This report highlights the effects that modern highways have on individuals, communities, and regions. A narrative portion synthesizes some of the experience gained in highway impact studies during the past 15 years. The report includes abstracts of studies completed during the past 5 years, a brief description of impact studies underway, and an index by author and research agency and by subject matter. The report offers tentative conclusions on several aspects of highway experience. For example, residents and businesses displaced by highway right-of-way are generally being relocated satisfactorily. However, residents in close proximity to highways may have noise, air pollution, or safety problems, and these disadvantages may be reflected in lower property values. Accessibility effects of highways, unlike proximity effects, are ordinarily positive. The benefits of highway accessibility often outweigh the disadvantages of highway proximity, even for residential property. Whether benefits or disadvantages occur near highways depends primarily on the land use involved. Industrial or commercial uses along highways ordinarily benefit. Some uses, such as residences, may be bothered by highway proximity. Some activities such as schools, churches, and hospitals may benefit enough from highway accessibility and visibility to justify locating near highways. Development near highways resembles the unsatisfactory situation in general land use planning except that conflicts near highways are more pronounced and wasteful. The apparent scarcity of freeway frontage compared with space needed for activities that benefit from freeway proximity suggests the need to preclude incompatible uses (e.g. houses) from locating along freeways.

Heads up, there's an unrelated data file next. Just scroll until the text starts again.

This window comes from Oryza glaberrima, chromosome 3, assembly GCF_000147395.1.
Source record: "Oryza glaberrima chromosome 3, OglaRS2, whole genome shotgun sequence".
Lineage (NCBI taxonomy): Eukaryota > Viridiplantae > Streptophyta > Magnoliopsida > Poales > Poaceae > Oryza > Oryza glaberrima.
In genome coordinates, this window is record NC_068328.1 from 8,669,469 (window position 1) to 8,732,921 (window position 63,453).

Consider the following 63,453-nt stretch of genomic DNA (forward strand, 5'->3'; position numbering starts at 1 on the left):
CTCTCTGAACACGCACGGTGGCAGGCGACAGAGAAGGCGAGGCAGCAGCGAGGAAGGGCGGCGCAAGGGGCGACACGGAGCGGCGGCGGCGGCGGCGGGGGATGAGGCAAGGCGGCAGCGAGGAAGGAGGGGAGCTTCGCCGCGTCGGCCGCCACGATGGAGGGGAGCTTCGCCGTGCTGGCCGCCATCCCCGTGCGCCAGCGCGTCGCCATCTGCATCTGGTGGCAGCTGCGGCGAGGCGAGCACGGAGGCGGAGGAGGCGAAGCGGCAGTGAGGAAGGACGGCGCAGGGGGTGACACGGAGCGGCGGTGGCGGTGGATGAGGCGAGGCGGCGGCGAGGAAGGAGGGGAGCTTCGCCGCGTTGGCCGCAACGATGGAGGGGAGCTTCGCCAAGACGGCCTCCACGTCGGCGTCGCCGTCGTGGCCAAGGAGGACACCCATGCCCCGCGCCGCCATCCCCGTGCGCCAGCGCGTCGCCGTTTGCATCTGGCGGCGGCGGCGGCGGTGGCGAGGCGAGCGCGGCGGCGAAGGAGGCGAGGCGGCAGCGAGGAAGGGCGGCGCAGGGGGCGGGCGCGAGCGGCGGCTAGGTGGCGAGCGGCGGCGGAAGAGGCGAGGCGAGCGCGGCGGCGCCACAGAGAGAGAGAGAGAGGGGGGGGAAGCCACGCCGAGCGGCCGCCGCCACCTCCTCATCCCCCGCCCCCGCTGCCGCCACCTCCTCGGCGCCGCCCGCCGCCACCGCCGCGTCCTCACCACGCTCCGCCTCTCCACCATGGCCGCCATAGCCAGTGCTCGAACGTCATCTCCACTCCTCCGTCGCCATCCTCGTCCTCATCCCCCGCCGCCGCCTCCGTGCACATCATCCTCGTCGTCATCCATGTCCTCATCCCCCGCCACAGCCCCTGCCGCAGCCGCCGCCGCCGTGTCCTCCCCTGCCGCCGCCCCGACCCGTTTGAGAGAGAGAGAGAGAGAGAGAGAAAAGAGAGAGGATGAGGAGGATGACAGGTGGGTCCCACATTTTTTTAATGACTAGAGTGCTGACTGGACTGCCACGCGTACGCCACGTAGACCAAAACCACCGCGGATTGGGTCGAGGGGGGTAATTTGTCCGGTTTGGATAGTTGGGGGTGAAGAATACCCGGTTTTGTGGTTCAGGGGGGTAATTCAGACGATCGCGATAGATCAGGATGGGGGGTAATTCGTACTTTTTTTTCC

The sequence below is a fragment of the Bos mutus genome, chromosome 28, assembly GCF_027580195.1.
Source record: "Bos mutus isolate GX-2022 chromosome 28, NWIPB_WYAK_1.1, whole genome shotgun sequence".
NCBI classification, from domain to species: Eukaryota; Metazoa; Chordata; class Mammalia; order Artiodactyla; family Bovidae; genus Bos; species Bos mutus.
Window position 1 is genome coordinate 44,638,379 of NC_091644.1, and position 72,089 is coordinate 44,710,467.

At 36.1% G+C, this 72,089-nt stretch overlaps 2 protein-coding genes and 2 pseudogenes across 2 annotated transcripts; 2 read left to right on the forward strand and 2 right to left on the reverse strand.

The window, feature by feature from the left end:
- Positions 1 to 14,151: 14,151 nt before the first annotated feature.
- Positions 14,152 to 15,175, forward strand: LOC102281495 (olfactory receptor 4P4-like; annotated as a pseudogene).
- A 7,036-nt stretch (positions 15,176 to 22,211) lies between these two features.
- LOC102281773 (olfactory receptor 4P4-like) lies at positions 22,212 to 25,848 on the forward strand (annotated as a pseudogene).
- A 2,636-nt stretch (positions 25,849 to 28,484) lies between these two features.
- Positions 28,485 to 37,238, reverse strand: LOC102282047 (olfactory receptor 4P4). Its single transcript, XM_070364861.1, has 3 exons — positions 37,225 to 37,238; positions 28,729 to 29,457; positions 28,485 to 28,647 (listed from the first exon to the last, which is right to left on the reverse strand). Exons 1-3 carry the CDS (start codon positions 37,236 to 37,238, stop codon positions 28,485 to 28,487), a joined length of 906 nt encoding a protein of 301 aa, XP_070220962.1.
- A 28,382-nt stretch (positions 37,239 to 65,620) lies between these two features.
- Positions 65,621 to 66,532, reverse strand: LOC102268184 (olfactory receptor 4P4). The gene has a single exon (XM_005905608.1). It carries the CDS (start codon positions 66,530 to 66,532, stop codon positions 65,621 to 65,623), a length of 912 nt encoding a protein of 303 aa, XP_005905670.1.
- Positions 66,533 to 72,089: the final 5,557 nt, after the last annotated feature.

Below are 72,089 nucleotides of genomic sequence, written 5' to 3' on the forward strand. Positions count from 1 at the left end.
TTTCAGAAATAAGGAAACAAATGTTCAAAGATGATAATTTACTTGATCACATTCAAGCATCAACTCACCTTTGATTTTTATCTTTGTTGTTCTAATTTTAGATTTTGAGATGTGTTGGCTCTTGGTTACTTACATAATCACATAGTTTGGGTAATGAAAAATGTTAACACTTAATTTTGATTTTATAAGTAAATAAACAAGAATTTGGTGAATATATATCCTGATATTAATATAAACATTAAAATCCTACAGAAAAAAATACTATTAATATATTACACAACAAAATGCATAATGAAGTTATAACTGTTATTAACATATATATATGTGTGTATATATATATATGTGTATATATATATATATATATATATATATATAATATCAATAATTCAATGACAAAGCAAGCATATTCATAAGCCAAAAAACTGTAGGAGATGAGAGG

Media Info

  • Features: Figures; Photos; References; Tables;
  • Pagination: 250 p.

Subject/Index Terms

Filing Info

  • Accession Number: 00138590
  • Record Type: Publication
  • Report/Paper Numbers: HS-018 985
  • Files: HSL, TRIS, USDOT
  • Created Date: Sep 4 1976 12:00AM